MAY 20, 2015 3:00 PM May 20, 2015 3:00 pm 2 Comments
A portrait of the Chinese dissident-writer Liu Xiaobo at the Nobel Peace Center in Oslo. Mr. Liu was awarded the Nobel Peace Prize in 2010.Credit Espen Rasmussen for The New York Times
The works of the New York writer Paul Auster often hinge on ominous disappearances, and his novel “Sunset Park” has passages about the secretive detention of the Chinese dissident-writer Liu Xiaobo in 2008 and the efforts of the PEN American Center, a writers’ advocacy group, to secure his release.
Lately, Mr. Liu has vanished again from Mr. Auster’s fictional world.
In a twist that might well fit in one of Mr. Auster’s self-referential novels, a report released on Wednesday by the PEN American Center says that the section of “Sunset Park” about Mr. Liu’s arrest was cut without Mr. Auster’s approval in the Chinese translation of his book, another target of censorship that can strike literary works as well as explicitly political books.
“This is their new case, the most pressing case on the current agenda, and ever since Liu Xiaobo was detained in early December, they have worked on little else,” says a passage about PEN American’s efforts to free Mr. Liu in the English version of the novel, which was published in 2010. “He is being held in an undisclosed location, with no access to a lawyer, no writing materials, no way to communicate with anyone.”
In the novel, Alice Bergstrom, a graduate student working at PEN American, senses “that no amount of indignation will alter the plans of the Chinese authorities, and even if PEN can roust a million people to pound on drums across the entire globe, there is little chance those drums will be heard.”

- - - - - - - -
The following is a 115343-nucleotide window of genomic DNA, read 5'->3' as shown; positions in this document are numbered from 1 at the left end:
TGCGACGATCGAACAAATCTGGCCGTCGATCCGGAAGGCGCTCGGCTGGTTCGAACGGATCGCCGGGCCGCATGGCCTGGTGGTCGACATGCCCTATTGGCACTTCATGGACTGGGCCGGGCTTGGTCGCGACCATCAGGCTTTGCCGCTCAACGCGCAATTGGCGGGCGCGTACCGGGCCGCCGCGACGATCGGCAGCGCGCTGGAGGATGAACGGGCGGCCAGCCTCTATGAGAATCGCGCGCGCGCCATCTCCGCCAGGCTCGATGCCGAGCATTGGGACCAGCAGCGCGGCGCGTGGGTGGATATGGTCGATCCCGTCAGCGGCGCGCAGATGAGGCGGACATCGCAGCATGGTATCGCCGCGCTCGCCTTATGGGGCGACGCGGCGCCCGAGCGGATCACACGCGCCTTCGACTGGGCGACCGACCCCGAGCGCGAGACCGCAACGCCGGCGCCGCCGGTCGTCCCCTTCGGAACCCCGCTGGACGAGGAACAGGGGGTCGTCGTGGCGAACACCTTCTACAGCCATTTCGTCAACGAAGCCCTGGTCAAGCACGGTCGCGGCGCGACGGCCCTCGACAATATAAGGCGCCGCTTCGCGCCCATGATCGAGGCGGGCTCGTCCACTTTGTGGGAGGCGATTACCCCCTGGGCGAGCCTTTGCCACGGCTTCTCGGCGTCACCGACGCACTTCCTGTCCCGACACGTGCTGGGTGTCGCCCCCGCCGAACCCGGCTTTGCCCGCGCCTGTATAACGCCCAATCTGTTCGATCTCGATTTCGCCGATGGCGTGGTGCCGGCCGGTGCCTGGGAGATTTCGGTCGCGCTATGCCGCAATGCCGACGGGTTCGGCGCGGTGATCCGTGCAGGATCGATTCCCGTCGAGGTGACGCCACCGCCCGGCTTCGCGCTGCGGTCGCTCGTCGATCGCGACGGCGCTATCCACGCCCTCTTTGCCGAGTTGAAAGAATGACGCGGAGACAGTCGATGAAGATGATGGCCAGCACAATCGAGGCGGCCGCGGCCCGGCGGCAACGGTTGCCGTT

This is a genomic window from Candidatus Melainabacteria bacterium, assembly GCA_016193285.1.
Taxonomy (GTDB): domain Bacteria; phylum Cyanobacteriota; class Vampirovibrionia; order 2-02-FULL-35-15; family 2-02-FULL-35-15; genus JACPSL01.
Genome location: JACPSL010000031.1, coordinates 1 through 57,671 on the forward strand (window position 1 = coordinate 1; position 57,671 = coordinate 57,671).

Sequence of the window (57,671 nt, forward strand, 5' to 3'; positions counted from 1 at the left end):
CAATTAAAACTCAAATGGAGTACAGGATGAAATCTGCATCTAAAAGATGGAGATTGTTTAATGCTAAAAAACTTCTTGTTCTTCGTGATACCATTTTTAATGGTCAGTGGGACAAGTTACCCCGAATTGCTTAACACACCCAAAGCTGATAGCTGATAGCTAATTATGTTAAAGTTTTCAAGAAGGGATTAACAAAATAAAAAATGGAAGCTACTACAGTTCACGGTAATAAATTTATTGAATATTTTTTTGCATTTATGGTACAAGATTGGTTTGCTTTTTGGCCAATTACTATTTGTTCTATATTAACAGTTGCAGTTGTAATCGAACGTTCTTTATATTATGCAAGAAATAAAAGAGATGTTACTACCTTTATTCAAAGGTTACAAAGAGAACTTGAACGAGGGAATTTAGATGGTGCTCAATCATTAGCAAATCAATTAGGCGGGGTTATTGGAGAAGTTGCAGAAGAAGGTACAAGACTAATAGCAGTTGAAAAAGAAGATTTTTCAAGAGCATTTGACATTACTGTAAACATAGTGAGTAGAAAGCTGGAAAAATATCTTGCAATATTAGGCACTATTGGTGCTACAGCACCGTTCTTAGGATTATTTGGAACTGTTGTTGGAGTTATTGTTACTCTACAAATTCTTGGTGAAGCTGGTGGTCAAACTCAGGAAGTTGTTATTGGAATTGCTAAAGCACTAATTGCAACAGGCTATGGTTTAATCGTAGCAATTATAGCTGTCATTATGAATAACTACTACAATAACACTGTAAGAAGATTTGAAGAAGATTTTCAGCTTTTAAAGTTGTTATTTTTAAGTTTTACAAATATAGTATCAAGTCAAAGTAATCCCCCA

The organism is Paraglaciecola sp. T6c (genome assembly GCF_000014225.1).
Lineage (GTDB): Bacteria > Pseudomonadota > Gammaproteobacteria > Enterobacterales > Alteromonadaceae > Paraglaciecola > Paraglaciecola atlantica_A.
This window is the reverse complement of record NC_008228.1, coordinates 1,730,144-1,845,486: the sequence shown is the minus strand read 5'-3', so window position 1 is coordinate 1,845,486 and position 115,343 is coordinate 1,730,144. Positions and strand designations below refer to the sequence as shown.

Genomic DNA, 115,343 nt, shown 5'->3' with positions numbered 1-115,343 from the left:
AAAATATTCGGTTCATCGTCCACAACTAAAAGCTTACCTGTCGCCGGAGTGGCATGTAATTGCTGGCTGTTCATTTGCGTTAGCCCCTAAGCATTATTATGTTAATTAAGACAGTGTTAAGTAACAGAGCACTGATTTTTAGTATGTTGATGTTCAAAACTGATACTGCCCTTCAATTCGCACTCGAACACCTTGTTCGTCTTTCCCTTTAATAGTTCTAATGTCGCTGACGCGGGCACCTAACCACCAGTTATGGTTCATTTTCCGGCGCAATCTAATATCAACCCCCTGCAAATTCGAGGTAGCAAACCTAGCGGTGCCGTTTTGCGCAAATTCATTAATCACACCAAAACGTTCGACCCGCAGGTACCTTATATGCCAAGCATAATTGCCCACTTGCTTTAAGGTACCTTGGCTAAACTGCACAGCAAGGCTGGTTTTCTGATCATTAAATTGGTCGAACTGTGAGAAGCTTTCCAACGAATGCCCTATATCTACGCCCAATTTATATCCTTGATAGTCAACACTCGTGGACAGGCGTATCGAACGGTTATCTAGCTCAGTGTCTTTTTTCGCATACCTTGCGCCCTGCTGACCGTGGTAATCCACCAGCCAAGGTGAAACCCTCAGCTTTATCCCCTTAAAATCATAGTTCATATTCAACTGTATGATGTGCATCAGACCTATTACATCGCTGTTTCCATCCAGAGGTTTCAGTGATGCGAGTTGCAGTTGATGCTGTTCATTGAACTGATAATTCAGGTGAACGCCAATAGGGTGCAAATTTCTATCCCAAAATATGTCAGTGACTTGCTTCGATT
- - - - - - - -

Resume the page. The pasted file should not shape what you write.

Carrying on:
The mainland Chinese edition of the novel, published late last year, left out the main parts about Mr. Liu’s case, and remaining mentions of Mr. Liu and China were replaced by cryptic, almost Auster-esque references to “L” and “country C.” In reality, Mr. Liu was sentenced to 11 years in prison in 2009 and was awarded the Nobel Peace Prize in 2010. His wife, Liu Xia, who is also mentioned in the original version of the novel, and appears in the Chinese edition as “L’s wife,” lives in heavy isolation under informal house arrest.
“Well, I live in the world I write about,” Mr. Auster, who has supported PEN American’s efforts to secure Mr. Liu’s freedom, said in a telephone interview.
“I’m not even blaming the publisher,” he said. “I understand the pressure they’re under, and if they had taken a stand and printed those pages, they probably would have been shut down.”
The New York Times confirmed the cuts by comparing the English-language and mainland Chinese editions of “Sunset Park.” According to the PEN American report, the Chinese company that oversaw the translation in China said that it had told Mr. Auster about the changes through a Chinese journalist based in New York. Mr. Auster denied that happened.
Hollywood has been grappling with how to avoid offending China’s censors while studios cultivate the country’s huge audiences for action spectaculars. And the pressures on foreign book publishers and agents are growing. Despite the inroads of Internet entertainment, the Chinese remain avid readers of books, including many in translation.
In 2013, Chinese publishers registered copyright contracts for 16,625 books from abroad, including 5,489 from the United States and 2,521 from Britain, according to government data. At BookExpo America, a major gathering of the publishing industry that opens in New York City on May 27, China will be the “guest of honor” at the Global Market Forum.